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Tying Spiders

By Mick Huffer

Mick Huffer ties Spiders

Tying the Stewart Black Spider

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    The hook is clamped into the vice (this is a size 12). Tie on the Micro thread just back from the eye.

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    Take the thread down the shank in touching turns. TIP – Most Spider bodies are quite short, don’t be tempted to make them too long.

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    Return the thread up the shank, continuing in touching turns. Stop at a point which equates to one third of the hook shank length from the eye.

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    Pick out a lesser covert from the top of the starling wing.

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    Pluck out the feather. The feather has a good edge (colourful) and a dull edge.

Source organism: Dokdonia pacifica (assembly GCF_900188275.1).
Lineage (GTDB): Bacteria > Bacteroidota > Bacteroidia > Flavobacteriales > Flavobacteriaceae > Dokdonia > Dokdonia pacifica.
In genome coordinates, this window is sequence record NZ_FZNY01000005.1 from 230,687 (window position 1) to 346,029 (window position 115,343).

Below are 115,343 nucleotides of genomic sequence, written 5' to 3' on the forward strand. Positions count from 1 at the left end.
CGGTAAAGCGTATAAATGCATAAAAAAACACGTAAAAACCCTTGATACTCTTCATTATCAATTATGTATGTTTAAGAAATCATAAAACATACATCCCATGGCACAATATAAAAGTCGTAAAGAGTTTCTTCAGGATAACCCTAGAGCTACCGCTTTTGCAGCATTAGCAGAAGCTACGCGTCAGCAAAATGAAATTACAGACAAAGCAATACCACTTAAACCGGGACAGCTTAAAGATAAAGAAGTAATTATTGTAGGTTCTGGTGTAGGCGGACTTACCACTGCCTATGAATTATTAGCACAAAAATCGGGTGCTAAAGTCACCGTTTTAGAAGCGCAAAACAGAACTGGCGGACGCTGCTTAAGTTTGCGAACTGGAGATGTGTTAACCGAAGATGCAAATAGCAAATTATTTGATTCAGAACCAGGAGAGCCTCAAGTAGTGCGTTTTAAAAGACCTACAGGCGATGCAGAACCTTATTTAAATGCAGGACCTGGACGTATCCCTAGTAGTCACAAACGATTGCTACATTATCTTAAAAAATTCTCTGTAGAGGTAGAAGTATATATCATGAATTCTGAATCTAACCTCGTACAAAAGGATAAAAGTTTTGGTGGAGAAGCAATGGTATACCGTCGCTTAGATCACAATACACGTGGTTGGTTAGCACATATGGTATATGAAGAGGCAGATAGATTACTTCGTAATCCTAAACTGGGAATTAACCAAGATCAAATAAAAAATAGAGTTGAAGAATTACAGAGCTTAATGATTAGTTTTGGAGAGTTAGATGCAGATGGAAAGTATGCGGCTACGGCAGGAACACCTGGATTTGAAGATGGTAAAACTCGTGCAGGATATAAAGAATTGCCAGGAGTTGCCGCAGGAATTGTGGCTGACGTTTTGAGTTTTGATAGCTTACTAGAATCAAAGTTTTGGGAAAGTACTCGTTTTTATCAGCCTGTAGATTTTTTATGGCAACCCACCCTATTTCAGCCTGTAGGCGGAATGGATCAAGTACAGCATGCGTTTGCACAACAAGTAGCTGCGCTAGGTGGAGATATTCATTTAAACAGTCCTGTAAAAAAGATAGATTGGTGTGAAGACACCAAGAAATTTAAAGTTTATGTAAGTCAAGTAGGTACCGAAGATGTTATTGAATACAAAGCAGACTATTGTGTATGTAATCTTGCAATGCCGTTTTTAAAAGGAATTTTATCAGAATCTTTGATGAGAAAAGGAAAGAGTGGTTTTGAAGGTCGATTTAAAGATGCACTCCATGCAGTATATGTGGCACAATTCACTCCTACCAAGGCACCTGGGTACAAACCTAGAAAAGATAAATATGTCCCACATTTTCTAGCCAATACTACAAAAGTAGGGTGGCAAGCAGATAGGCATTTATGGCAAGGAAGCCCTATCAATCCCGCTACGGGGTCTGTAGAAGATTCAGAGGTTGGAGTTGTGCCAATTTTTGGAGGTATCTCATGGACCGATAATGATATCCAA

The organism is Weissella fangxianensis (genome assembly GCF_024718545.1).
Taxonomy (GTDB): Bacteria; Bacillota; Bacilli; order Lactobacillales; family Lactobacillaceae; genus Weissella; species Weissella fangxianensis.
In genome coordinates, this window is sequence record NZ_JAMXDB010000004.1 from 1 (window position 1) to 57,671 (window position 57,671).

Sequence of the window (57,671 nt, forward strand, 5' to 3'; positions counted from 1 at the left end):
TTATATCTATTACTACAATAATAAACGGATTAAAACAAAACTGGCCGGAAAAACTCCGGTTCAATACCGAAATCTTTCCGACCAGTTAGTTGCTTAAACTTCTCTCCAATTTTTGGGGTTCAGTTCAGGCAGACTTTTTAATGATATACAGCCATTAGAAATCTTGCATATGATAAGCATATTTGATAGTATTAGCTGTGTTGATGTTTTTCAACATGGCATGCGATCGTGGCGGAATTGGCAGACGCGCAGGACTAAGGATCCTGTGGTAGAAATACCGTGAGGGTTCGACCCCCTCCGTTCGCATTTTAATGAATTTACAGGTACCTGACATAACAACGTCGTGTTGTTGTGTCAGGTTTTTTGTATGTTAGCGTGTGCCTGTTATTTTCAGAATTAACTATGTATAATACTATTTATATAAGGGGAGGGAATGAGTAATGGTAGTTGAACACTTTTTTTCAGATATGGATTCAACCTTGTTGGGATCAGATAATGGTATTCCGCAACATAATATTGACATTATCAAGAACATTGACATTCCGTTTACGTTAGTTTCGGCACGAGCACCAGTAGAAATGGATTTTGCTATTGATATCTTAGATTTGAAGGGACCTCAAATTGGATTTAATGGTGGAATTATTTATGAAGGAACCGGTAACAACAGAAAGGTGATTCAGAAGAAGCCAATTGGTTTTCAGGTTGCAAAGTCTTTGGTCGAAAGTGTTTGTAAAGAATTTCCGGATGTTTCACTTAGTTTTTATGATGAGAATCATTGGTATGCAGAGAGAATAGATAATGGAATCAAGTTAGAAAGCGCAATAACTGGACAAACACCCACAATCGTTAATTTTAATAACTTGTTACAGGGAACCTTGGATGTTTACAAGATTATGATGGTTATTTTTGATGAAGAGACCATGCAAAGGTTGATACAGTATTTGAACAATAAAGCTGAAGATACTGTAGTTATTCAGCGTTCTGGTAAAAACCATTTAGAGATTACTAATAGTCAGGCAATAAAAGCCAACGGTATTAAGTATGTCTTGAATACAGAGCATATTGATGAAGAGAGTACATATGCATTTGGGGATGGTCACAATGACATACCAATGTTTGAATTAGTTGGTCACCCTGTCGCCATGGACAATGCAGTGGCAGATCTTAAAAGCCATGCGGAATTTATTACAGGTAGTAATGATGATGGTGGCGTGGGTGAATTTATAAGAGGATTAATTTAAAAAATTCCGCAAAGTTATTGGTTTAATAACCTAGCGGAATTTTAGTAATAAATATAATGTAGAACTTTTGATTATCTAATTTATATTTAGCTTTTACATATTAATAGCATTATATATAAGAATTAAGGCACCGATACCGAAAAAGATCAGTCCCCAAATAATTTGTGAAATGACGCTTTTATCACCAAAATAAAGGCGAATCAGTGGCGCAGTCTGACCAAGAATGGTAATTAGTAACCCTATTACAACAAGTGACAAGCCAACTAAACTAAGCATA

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    We will only use the good edge, so pinch and tease away the fibres on the under edge of the feather. Then tease the fibres up the stem, away from the tip (the tip is the tying-in point).

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    Tie in the tip with 5-6 wraps of thread, the tip of the feather angling forwards, and slightly underneath the shank, the fibres projecting downwards from the feather stem.

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    Snip off the tip of the feather using the very points of the scissors.

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    Grab the tip with hackle pliers and make 3-4 open turns, working up the shank.

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    Catch in the feather just back from the eye, leaving enough room to build a head. TIP – Holding the feather vertical allows you to see exactly where the locking turn is to be made.

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    Snip off the remnants of the hackle, ease back the hackle fibres and make 2-3 turns of thread just in front of the hackle base to persuade the hackle fibres back and hold them slightly backward of vertical.

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    Build a small head, whip-finish and varnish.